The Self-Inflicted Curse

Photo by Mink Mingle

For most, if not all, of my life I’ve struggled to finish projects. There are times in my creative life where my mind will suddenly whisk me away from my current project to another seemingly ‘better’ idea. The original idea will then become abandoned, wither and die, never to be seen again.

At first it doesn’t seem like a bad idea, but after years of training my mind in this haphazard way I’ve created an ugly habit.

I’ve grown accustomed to giving up.

Somewhere, in the deepest reaches of my mind I’ve wired myself to feel that it’s ‘okay’ to give up. This has led to many underdeveloped ideas, half-thoughts and ultimately a lazy mind. I’ve single handedly stunted my creative growth.

A major part of evolving as a creative is seeing growth through completed projects. But if there isn’t anything to look back on it’s near to impossible to gauge growth.

I’ve reached the point where when I tell my friends about a new project, they look at me with skepticism in their eyes. I know they don’t believe that I’ll actually follow through with it. It’s sad to say but they’re probably right.

It’s a self-inflicted curse.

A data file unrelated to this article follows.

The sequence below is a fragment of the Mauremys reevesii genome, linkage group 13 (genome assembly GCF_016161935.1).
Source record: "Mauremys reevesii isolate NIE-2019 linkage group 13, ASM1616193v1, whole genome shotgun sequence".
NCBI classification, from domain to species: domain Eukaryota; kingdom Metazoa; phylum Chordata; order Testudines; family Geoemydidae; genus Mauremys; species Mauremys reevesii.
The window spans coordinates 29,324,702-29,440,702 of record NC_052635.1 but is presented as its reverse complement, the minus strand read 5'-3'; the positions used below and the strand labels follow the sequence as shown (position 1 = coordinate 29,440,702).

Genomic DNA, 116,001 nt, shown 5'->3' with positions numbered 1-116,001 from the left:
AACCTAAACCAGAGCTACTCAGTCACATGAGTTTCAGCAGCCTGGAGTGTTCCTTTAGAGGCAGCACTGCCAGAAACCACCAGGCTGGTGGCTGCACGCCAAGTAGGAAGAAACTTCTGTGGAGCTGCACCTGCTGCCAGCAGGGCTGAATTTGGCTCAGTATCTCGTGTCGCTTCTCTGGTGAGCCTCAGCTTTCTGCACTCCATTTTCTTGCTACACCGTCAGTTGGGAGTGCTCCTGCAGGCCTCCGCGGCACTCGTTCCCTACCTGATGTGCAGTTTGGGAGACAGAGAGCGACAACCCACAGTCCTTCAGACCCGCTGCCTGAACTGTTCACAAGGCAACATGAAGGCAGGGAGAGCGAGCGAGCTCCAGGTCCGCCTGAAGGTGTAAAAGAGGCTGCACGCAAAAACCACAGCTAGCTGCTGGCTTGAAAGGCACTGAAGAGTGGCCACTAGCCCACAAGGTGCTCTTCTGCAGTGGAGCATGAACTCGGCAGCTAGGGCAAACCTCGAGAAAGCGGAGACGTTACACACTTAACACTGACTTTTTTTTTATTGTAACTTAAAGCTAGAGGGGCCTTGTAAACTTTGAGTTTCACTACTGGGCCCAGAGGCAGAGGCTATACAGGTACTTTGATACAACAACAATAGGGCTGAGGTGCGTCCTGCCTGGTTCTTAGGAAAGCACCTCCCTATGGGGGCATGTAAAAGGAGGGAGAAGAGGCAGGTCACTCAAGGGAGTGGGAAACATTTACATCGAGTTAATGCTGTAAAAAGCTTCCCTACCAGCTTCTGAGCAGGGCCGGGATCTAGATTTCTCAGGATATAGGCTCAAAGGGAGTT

Now every time I sit down to write a blog post I have to hammer it out then and there. Never mind the already daunting task of writing a coherent idea in the first place. I have to battle my wandering mind and focus.

There are times when I’ll try to escape myself by gallivanting across the Internet. Sometimes I literally have to turn everything off just so I can finish the idea. Even now, I’ve pulled myself away from everything on three separate occasions just to finish this post.

For years now I’ve watched all of my friends and idols grow beyond themselves. I’ve seen them fight through their failures and bask in their successes. I’ve often wondered why I haven’t seen that growth in myself, only to realize that they’ve succeeded where I haven’t. They’ve stuck with their projects, finished their ideas and have sharpened their skills. A failure that’s been staring me in the face for years.

But now that I’ve come to this realization, I have the power to push through ideas with purpose, rather than give up at the first sign of resistance.


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